11. Ask for help from your supporters. Make specific, strategic requests based on why they back you, but respect their time and be careful not to overuse individual supporters.
12. Stack the deck at public hearings, and plan for it well ahead of time. Make absolutely certain you have more supporters in the room than the opposition and that they are well prepared. If you've done your job leading up to the hearing, getting all of your supporters there should not be a problem. However, never be presumptuous about success – a poor performance at a hearing can change everything.
When the outcome of a local hearing goes against a developer, the best-case scenario is that the company will spend hundreds of thousands of dollars trying to play catch-up to the opposition and eventually succeed in changing the mind of an entire community. The worst-case scenario is that the developer loses a multimillion-dollar investment because the project never moves beyond a simple conditional use permit hearing.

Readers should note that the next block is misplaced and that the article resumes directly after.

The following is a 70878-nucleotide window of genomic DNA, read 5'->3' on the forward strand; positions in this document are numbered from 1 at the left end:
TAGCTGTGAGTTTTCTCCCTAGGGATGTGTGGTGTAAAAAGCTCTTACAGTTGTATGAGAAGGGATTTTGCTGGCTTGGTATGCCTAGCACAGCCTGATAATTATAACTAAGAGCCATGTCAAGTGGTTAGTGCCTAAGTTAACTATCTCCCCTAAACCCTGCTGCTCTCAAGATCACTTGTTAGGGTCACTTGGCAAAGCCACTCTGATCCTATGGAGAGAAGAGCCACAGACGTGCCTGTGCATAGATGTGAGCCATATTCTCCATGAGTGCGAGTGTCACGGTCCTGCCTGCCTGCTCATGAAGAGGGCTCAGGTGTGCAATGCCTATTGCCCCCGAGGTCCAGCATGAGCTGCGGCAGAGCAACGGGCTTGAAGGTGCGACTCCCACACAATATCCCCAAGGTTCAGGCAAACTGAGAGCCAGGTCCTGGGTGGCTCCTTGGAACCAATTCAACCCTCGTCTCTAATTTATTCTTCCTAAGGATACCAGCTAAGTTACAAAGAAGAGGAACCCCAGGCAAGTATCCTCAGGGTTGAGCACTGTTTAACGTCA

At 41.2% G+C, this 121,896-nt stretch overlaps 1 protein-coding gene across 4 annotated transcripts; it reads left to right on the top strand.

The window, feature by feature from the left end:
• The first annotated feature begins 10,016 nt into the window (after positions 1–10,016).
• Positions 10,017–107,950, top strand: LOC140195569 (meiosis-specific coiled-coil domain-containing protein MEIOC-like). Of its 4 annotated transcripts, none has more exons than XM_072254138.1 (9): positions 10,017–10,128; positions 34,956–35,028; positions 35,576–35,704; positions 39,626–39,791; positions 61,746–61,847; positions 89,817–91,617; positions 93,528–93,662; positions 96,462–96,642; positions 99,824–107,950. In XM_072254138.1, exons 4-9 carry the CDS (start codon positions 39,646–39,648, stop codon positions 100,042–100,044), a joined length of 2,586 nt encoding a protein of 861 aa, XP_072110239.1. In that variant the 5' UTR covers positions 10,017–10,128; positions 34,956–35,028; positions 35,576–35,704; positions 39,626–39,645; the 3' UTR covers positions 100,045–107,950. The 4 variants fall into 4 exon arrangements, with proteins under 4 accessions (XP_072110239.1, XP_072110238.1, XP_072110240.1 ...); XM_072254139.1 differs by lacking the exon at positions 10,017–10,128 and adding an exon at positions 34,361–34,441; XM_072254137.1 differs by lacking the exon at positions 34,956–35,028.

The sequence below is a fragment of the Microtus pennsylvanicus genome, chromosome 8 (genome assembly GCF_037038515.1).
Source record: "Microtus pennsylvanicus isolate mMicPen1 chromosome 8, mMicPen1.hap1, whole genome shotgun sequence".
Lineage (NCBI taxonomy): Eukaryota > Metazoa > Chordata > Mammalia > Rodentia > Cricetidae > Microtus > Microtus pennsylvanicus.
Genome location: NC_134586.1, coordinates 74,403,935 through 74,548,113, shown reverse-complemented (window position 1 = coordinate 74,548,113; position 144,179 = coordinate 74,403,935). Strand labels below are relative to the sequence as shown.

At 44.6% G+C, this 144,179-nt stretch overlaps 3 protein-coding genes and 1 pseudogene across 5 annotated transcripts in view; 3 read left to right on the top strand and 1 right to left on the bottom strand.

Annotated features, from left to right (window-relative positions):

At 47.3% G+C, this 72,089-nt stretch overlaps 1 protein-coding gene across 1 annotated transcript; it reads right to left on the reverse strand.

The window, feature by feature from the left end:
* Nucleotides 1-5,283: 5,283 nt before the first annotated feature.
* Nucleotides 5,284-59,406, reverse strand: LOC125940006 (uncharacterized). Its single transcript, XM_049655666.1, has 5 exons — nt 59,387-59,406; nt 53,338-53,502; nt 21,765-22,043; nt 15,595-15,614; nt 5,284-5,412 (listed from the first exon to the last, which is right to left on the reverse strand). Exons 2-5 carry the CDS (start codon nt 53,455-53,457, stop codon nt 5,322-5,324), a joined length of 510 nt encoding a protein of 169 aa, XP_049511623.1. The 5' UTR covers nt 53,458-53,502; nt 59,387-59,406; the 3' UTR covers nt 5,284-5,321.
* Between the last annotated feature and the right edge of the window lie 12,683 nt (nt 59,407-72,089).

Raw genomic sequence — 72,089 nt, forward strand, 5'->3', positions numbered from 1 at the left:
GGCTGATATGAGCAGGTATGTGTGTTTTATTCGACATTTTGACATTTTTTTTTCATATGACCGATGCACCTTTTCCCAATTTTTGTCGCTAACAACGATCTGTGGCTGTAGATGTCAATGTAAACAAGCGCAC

But it is not just about the dollars and cents. It is about understanding that smart community engagement pays dividends beyond a permit victory and local community acceptance. Your reputation follows you on to the next project – and the project after that.
Ben Kelahan is partner and Jan Christian Andersen is vice president of energy strategy at Five Corners Strategies, a consulting and strategic communications advisory. Kelahan can be reached at firstname.lastname@example.org, and Andersen can be reached at email@example.com.